Photo by Rebecca Firkser

May this image haunt you for years to come

Rebecca Firkser
November 16, 2018

There are plenty of things you can do with Thanksgiving leftovers. You can transform mashed potatoes into doughnuts (with a cranberry sauce filling, natch). Or play the long game with a vat of turkey congee, freezing the batch and doling it out for a week of warm breakfasts. I’ll often go simple, because extreme laziness tends to kick in the day after Thanksgiving: leftovers hash.

Speaking of lazy, this drink is the ultimate in low-lift leftover repurposing. What started as Senior Culture Editor Margaret Eby’s brilliant idea of a Thanksgiving leftovers bloody mary eventually turned into this monstrosity. We debated melting bouillon cubes into the tomato mix. We considered a gravy chaser and a cranberry sauce base. There was even talk of making an entire turkey and adding pan drippings to the drink. Ultimately, they were all nixed. Because wouldn’t you rather just drink a perfect classic Bloody Mary? I know I would. Instead, Margaret and I found that the best way to do a Thanksgiving Bloody Mary is to put all your energy into the garnish.

Start by gathering your leftovers. Anything from roasted brussels sprouts to a piece of pumpkin pie will do the trick. You’ll definitely want a couple pieces of turkey and some gravy. Essentially, anything goes. If you’re using something moist, like mashed potatoes, use an ice cream scoop to get a nice ball of potatoes, then freeze it for half an hour or so. You'll want to freeze small triangles of soft pie, too, if you plan to include that. This isn’t about what’s going to taste the best, guys. This is about what is going to look the most outrageous.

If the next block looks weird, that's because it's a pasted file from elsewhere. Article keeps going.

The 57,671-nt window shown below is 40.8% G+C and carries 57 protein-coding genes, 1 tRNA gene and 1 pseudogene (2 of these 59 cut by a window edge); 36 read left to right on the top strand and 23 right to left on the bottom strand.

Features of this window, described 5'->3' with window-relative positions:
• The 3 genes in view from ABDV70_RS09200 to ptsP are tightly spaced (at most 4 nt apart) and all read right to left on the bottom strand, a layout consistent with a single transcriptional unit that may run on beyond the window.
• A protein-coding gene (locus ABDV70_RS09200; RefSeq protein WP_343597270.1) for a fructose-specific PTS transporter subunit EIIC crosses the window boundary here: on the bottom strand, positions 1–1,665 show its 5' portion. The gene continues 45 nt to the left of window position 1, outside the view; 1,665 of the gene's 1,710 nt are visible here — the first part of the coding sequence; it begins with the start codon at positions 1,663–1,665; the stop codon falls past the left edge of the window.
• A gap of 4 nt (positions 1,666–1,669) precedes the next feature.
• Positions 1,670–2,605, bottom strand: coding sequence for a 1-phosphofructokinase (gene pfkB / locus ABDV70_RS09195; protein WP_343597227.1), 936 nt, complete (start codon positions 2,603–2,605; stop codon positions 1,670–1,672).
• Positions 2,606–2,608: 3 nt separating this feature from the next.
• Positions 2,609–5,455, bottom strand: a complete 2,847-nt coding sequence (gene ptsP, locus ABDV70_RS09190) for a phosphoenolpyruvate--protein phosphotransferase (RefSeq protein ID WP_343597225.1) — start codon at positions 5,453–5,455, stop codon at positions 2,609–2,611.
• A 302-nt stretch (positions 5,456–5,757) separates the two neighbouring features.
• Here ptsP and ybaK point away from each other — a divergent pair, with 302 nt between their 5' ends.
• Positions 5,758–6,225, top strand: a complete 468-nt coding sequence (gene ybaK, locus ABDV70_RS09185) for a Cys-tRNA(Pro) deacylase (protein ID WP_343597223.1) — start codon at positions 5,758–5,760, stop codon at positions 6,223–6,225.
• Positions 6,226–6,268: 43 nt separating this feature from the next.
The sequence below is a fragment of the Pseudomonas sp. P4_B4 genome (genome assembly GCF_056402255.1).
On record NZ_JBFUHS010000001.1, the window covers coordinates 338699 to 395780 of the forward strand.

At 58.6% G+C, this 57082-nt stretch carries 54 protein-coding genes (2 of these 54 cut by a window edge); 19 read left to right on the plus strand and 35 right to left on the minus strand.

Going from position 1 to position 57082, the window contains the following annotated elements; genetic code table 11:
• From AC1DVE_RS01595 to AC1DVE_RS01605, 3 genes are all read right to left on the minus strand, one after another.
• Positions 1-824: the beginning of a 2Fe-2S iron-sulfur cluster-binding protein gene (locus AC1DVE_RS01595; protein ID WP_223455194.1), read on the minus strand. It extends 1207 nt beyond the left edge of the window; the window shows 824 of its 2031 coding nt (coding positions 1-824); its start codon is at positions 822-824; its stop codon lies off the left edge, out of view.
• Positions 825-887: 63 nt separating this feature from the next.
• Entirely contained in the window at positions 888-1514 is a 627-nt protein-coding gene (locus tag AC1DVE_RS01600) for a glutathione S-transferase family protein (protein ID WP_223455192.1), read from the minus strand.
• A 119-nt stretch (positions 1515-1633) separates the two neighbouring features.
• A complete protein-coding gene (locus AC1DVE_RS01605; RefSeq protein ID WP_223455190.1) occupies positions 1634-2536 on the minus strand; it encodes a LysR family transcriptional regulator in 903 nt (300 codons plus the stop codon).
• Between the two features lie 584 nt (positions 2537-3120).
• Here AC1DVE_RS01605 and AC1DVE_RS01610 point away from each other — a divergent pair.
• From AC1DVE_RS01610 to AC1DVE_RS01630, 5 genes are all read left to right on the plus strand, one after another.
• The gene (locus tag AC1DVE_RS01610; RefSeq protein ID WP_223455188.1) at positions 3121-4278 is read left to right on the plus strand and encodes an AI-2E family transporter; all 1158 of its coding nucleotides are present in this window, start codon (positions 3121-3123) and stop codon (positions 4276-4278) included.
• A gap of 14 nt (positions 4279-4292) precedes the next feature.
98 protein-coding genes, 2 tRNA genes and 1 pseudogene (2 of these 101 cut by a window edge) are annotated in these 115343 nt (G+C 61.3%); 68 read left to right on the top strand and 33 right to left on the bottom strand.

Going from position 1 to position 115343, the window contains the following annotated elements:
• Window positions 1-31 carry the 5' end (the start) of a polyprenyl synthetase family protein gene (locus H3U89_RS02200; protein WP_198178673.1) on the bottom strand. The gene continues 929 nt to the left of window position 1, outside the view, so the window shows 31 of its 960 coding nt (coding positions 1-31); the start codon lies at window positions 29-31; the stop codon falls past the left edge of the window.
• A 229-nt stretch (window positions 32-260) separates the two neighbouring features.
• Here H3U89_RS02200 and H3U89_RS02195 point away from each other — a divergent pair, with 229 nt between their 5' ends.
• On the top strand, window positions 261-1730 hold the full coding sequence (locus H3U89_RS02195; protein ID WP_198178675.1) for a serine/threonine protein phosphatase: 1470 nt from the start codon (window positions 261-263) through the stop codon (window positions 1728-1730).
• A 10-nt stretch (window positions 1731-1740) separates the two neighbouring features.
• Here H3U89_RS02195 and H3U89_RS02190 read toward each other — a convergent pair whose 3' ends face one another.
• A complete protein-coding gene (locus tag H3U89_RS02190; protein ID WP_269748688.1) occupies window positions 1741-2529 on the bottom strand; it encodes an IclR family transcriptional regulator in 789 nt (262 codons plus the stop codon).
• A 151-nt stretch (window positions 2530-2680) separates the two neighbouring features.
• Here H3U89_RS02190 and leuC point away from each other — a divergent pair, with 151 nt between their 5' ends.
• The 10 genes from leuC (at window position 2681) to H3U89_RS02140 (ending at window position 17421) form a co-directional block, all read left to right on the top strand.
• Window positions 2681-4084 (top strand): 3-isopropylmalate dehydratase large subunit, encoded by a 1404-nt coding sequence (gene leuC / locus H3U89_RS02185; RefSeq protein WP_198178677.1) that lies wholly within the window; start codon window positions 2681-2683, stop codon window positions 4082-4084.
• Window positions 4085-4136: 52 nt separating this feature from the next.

Photo by Rebecca Firkser

Use one or two skewers (either soaked wooden or metal will do) per drink. With clean hands, play around with where you’ll place each piece of leftover. Think like an architect.

Place your be-garnished skewers into a highball glass filled with ice, but don’t let go of the skewers yet (they’re likely pretty heavy). Use your other hand or ask a friend to fill the glass with a prepared bloody mary. Hopefully at this point the glass will not topple over when you let go. Carefully test that out. If it starts to tip, you’re going to want to add something a heavy on the surface of the drink, like a scoop of frozen mashed potatoes or a piece of turkey. Ours stayed blanced, miraculously. We added a scoop of cranberry sauce as a float too, but that was just for show.

Just before drinking photographing your monstrosity, spoon on a generous scoop of gravy and let it drip away.

You’re welcome.

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